As it is now, the new default blockquote shortcode has zero resemblance to what used to output (thanks, WordPress!) — it’s tiny, not very pretty, and doesn’t have the larger open quote character my premium theme allows — and since I market my site as more than just a traditional blog, consistency in aesthetics is important.

    Oh, yeah. WP also removed the option to colorpick your font. So now I can’t highlight my hyperlinks in my site’s signature #b70000. Might sound nitpicky, but again, consistency is key. I installed TinyMCE Advanced, but it didn’t solve either of my major issues with this new pared down post editor.

  4. Hi I am using wordpress theme “Boquet” for my blog.
    I pasted the lines given in your section:
    into the functions.php file and got the error message:
    Parse error: syntax error, unexpected end of file, expecting variable (T_VARIABLE) or ${ (T_DOLLAR_OPEN_CURLY_BRACES) or {$

    (T_CURLY_OPEN) in /home/priscilla55/blog/wp-content/themes/bouquet/functions.php on line 557
    The problem is I can’t find a way to get back into the editor
    to delete the lines I pasted in. Seems like the error message is giving me a clue to it, but I don’t know how to use that directory “/home/priscilla55/blog/wp-content/themes/bouquet/functions.php” .
    I am hosted by dreamhost.com. What would I put in front of the “/home … ” etc to get back into the functions.php file? (Or is that not even a way to get into it?)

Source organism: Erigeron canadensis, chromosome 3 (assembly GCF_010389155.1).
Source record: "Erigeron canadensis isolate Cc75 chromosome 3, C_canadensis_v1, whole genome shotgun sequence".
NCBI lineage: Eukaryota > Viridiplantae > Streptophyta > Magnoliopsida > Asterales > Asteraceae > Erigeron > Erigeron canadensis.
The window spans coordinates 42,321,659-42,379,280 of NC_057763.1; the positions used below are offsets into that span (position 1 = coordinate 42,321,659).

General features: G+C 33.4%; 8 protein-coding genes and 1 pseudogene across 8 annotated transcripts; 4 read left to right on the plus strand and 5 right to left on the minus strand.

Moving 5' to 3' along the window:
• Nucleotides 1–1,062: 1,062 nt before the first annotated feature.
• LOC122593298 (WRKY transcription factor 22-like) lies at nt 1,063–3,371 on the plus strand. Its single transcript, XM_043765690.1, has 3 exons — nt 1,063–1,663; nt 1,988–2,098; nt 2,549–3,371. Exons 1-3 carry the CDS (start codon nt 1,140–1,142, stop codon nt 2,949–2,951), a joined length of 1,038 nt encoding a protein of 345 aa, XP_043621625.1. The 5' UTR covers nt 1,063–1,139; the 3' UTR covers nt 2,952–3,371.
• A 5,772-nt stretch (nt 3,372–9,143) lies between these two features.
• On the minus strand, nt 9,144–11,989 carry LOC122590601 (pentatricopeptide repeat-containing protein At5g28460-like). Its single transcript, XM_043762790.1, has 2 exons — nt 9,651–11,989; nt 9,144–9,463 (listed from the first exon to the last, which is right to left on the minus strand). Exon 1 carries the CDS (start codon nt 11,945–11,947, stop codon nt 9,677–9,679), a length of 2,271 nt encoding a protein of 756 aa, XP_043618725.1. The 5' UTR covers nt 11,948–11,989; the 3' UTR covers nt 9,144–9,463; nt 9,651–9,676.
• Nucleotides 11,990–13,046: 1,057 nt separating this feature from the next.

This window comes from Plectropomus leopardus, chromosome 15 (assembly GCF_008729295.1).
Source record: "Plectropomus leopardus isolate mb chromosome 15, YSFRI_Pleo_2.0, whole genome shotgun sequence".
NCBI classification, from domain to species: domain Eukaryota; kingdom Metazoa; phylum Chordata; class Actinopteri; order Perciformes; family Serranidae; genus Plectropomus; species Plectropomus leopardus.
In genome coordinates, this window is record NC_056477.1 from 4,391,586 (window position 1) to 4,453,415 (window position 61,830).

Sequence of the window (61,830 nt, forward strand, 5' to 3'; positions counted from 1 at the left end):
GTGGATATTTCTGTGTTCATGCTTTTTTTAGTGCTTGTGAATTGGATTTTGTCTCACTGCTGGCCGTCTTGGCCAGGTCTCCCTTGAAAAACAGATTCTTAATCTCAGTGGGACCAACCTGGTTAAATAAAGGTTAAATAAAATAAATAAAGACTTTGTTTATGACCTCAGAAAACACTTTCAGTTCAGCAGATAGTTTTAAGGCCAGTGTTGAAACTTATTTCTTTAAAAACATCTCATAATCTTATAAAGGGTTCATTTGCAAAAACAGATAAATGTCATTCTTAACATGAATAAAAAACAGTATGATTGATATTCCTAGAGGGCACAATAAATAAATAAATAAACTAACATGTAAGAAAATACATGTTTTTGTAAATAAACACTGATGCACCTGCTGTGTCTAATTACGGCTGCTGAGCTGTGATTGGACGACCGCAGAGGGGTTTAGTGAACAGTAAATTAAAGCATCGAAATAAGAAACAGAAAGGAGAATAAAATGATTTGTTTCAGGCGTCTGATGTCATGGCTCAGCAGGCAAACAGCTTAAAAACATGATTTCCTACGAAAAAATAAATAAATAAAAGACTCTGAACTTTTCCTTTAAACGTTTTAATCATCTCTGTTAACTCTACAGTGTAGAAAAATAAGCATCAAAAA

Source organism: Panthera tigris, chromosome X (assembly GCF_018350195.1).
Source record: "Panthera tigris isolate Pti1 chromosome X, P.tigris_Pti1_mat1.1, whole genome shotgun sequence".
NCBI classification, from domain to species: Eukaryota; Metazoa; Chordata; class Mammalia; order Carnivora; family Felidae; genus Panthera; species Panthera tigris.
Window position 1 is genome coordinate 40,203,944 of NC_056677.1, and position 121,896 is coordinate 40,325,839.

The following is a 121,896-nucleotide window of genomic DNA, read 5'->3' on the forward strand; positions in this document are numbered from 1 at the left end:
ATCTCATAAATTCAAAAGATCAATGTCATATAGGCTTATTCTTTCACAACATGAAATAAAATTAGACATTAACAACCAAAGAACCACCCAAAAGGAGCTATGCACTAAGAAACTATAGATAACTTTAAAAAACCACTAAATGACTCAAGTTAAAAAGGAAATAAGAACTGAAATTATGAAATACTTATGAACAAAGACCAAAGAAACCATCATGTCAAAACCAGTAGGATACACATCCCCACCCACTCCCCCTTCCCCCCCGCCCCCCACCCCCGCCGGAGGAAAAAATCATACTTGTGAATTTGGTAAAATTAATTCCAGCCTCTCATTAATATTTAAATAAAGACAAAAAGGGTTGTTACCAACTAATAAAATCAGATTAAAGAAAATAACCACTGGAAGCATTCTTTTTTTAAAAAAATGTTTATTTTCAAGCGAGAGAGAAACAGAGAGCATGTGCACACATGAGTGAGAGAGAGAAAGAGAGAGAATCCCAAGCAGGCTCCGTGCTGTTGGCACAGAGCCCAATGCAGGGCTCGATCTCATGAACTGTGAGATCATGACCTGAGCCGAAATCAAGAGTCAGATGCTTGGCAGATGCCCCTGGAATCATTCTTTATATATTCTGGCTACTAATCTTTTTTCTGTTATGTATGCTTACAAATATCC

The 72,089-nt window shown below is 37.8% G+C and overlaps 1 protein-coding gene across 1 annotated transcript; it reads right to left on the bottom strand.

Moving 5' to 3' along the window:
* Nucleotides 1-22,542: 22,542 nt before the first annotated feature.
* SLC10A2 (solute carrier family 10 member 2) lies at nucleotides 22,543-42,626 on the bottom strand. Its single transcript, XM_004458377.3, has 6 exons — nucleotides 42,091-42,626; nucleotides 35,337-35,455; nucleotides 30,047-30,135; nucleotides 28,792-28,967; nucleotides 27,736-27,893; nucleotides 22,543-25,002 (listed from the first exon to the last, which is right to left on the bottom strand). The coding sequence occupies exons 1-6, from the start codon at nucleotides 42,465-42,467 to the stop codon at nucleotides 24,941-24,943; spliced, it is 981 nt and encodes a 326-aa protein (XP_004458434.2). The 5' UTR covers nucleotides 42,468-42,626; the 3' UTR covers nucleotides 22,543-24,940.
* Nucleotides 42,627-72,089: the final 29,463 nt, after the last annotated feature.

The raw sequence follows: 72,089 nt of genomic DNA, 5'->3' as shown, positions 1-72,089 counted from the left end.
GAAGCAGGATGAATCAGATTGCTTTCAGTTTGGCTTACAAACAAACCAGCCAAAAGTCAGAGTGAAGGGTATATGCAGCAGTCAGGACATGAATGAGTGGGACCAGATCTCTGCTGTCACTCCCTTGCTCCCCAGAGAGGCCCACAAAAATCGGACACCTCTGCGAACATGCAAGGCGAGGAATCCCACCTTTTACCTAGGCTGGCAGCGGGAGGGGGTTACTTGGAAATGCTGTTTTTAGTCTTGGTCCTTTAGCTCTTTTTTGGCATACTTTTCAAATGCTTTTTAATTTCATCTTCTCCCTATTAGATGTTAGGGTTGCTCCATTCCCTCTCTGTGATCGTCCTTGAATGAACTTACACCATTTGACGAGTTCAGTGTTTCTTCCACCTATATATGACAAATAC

No matter what I try to view or go to in my wordpress blog now, I immediately get that same error message. The back button in my browser doesn’t take me back to the page where the editor was active/ open.


    • Hi Priscilla. I’m glad you were able to fix it! I was going to suggest exactly what you did. That’s the best way to test code with your theme and then reverting to your original files if something doesn’t work.

      I would suggest backing up your files if you want to make any other changes to your code, just in case something doesn’t work properly.

  5. Why make so much effort to “improve” TinyMCE when the CK Editor plugin is so much better?

    In the past I complained that CK was causing errors in processes such as inserting a video or audio on a page, and working with the media library in general.

    But all that went away when WP released version 3.8. With it, and subsequent updates including 3.9.1, CK plays nicely.

  6. Also the hint for the Plugin AddQuicktag, that allow to add custom buttons to the TinyMCE – http://wordpress.org/plugins/addquicktag/.

    @randy_hunt: Is not a good idea to add this source to the theme functions. Add this source to a plugin and you more control and it is easier to maintain. The www have a lot of posts about the difference functions.php inside the Theme and Plugins. Read about the difference and the benefits.

    Also you find a lot of nice answers on WordPress StackExchange to this topics, Theme vs. Plugin (http://wordpress.stackexchange.com/a/73157/170) and also to modify the TinyMCE.

  7. If you want a really easy way to turn on all those buttons without touching code, install the tinymceconfig plugin by Andrew Ozz. In settings enable the default tinymce and look at how the toolbars 1 and two are configured. Then click change on bar 3 and add all the button names in the code in this post separated by commas. Click Save and enjoy your new buttons. In the tinymce docs are a list of all the buttons available and there are more than just what is listed here as I remember.